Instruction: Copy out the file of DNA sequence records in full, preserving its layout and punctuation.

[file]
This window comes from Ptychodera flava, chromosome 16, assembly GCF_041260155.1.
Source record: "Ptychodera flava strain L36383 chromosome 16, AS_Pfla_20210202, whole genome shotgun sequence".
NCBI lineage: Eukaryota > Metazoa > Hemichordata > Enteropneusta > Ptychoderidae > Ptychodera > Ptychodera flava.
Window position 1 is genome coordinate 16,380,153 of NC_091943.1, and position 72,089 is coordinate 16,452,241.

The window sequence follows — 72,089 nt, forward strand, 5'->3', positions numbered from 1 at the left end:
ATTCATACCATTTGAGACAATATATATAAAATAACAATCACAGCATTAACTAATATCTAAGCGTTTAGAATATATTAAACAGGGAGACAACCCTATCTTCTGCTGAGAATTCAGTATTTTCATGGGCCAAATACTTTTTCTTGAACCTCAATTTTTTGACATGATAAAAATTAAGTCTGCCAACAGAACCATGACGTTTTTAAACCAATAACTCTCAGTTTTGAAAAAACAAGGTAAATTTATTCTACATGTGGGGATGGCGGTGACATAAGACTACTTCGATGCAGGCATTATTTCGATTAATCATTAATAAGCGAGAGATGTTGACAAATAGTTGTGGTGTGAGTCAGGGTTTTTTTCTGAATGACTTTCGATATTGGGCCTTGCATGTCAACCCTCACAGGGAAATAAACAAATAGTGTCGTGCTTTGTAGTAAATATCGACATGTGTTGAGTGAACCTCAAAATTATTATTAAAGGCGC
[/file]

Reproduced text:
This window comes from Ptychodera flava, chromosome 16, assembly GCF_041260155.1.
Source record: "Ptychodera flava strain L36383 chromosome 16, AS_Pfla_20210202, whole genome shotgun sequence".
NCBI lineage: Eukaryota > Metazoa > Hemichordata > Enteropneusta > Ptychoderidae > Ptychodera > Ptychodera flava.
Window position 1 is genome coordinate 16,380,153 of NC_091943.1, and position 72,089 is coordinate 16,452,241.

The window sequence follows — 72,089 nt, forward strand, 5'->3', positions numbered from 1 at the left end:
ATTCATACCATTTGAGACAATATATATAAAATAACAATCACAGCATTAACTAATATCTAAGCGTTTAGAATATATTAAACAGGGAGACAACCCTATCTTCTGCTGAGAATTCAGTATTTTCATGGGCCAAATACTTTTTCTTGAACCTCAATTTTTTGACATGATAAAAATTAAGTCTGCCAACAGAACCATGACGTTTTTAAACCAATAACTCTCAGTTTTGAAAAAACAAGGTAAATTTATTCTACATGTGGGGATGGCGGTGACATAAGACTACTTCGATGCAGGCATTATTTCGATTAATCATTAATAAGCGAGAGATGTTGACAAATAGTTGTGGTGTGAGTCAGGGTTTTTTTCTGAATGACTTTCGATATTGGGCCTTGCATGTCAACCCTCACAGGGAAATAAACAAATAGTGTCGTGCTTTGTAGTAAATATCGACATGTGTTGAGTGAACCTCAAAATTATTATTAAAGGCGC